SRQ Magazine | May 2016
The headlines have been gripped for years by tension between Sarasota city and county commissioners on an array of disagreements—homeless shelters; use of a community redevelopment area; management of the Robert L. Taylor Complex. But there may not be a more frustrating point of division than the use of a single lot on Ringling Boulevard, land that for years housed the Sarasota Police headquarters. Now vacant and hardly a paradise, county officials would like to take ownership of the property for a parking lot, something officials with the Tax Collector’s Office say is desperately needed to handle customers.
Based on a memorandum of understanding dating back to 2003, the city agreed to allow the county to use the land for an expansion of judicial facilities in Downtown Sarasota, but city leaders never envisioned that when the county moved on the matter more than a decade later, it would be to make room for vehicles using existing facilities. The city now labels the original agreement regarding the land a “sham.” And while county officials maintain the land needs better use than sitting as an unkempt vacant lot in the middle of downtown, there seems little room for middle ground on what use should justify turning over the property.
Ironically, the original suggestion of moving the land from city to county hands was considered an unusual moment of accord between the city and county. At a time of explosive growth and stressed government services, then-Sarasota County Administrator Jim Ley began exploring the possibility of moving principal county functions out of downtown to instead locate them on properties closer to Interstate-75 and outside the Sarasota city limits. The county owns large plots of land that already house some facilities including an operations center just off Fruitville Road east of the interstate.
But city leaders, anxious about the loss of a major employer in downtown, started negotiations regarding shared interest between the government agencies. Ultimately, the county opted to stay downtown and the city offered up publicly used lands for possible expansion. A major part of the city’s future infrastructure plans included a new police station—a 200,000-square-foot structure held its grand opening in 2010. The old station, riddled with asbestos and in use since 1959, was shuttered then demolished.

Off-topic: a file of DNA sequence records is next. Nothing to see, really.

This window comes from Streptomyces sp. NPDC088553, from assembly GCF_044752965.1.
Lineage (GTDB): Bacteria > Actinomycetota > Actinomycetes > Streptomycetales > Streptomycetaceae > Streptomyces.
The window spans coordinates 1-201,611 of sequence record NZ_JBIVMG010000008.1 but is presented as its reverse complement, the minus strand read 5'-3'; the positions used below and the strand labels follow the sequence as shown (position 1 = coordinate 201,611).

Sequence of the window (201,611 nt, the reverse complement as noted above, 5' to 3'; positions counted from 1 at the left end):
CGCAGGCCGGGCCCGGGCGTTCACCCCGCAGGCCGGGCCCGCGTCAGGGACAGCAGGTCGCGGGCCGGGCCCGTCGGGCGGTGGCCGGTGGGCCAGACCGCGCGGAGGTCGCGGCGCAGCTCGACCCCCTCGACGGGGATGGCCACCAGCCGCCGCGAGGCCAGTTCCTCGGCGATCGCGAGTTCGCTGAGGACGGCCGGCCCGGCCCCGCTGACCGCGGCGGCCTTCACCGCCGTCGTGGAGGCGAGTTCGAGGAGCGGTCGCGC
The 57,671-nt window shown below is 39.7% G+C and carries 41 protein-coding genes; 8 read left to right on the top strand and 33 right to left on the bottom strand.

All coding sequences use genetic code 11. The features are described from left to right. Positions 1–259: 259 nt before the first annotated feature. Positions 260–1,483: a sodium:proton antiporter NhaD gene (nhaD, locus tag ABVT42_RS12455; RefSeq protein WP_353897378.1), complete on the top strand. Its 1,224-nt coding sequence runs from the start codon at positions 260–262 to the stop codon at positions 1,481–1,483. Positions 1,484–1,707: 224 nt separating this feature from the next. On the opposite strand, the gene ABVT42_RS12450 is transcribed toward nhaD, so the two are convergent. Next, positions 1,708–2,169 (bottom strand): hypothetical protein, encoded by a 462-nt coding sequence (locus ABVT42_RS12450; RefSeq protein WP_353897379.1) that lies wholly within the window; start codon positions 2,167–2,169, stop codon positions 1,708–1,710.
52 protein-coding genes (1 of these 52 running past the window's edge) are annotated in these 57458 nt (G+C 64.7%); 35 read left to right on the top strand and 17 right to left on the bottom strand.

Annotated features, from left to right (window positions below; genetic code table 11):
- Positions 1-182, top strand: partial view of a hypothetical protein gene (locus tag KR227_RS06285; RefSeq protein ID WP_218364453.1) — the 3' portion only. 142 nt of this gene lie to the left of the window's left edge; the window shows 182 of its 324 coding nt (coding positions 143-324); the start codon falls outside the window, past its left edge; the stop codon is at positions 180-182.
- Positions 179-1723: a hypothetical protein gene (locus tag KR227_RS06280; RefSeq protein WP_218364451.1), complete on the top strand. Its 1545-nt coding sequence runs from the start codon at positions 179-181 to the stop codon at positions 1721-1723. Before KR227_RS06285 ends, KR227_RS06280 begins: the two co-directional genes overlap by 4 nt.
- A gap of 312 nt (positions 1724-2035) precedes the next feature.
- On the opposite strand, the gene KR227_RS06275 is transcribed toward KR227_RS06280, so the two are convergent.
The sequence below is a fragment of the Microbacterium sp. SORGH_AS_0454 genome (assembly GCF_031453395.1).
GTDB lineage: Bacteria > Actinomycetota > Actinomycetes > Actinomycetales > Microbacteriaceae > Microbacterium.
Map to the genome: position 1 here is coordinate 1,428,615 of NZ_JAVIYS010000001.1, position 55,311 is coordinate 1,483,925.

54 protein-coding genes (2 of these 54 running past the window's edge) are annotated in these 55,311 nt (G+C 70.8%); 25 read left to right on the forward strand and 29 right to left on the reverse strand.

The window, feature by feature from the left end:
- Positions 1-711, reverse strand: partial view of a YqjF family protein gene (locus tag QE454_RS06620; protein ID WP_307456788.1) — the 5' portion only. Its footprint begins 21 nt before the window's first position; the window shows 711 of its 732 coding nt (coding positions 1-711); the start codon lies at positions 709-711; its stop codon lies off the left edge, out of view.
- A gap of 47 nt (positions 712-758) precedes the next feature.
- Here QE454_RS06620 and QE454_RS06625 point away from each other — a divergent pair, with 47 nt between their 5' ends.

But nothing ever happened as far as a land swap. Then in early 2014, county leaders suggested taking over the land at a time when space was at a premium.
Tax Collector Barbara Ford-Coates started lobbying county commissioners regarding the space, saying her existing offices on Washington Boulevard have seen a tremendous increase in traffic ever since the Florida Legislature called for tax collectors around Florida to start housing Department of Motor Vehicle functions. As of June last year, Sarasota residents obtaining or renewing drivers’ licenses or conducting any number of other activities at the DMV are suddenly coming to the same offices where people apply for hunting licenses. “We see customers circling the parking lot looking for spaces now,” says Assistant Tax Collector Sherri Smith. “The parking lot at Adams and 301 is completely filled.”
But city officials say they are under no obligation to turn over the property. City Attorney Robert Fournier says the property in fact doesn’t need to ever exchange hands and when the county waited more than a decade to pursue the transaction, any agreement was long nullified. The fact the original agreement was made under city duress only helps that position, he says; “[Ley] skillfully exploited the panic he had engendered by his announcement to the County’s benefit and the City’s detriment,” Fournier wrote in a memo to city commissioners last year.
“Sarasota County was totally unwilling to let its obligation to remain downtown be quantified in the context of an inter-local agreement in such a way that it would be possible to determine, if necessary, whether the agreement was being adhered to by the County or was being violated,” Fournier says. And since the original agreement was supposedly about growing actual facilities, not parking spaces, the city need not hand over the land.
Months after issuing the scolding report, Fournier says he has no objection to the city leasing the land and just meant to stress that there is no obligation to hand the land over or be forced to sell it. “The county also has no obligation to remain downtown, and the city cannot force the county to remain downtown,” he says. But there remains a demand for parking. Ford-Coates, who has her budget set by the Sarasota County Commission, has formally lobbied county commissioners about opening negotiations with city leaders. And if this lot has proven too contentious, then other city properties, like one on Laurel Street, could also help satisfy an increased demand for parking space.
Meanwhile, plans for an actual expansion of the judicial center seem far off, at least in Sarasota. County Commissioners are in the process now of placing a referendum in front of voters that would fund a judicial renovation in South County, improving the Robert L. Anderson building in Venice and allowing some justice system strain to move south.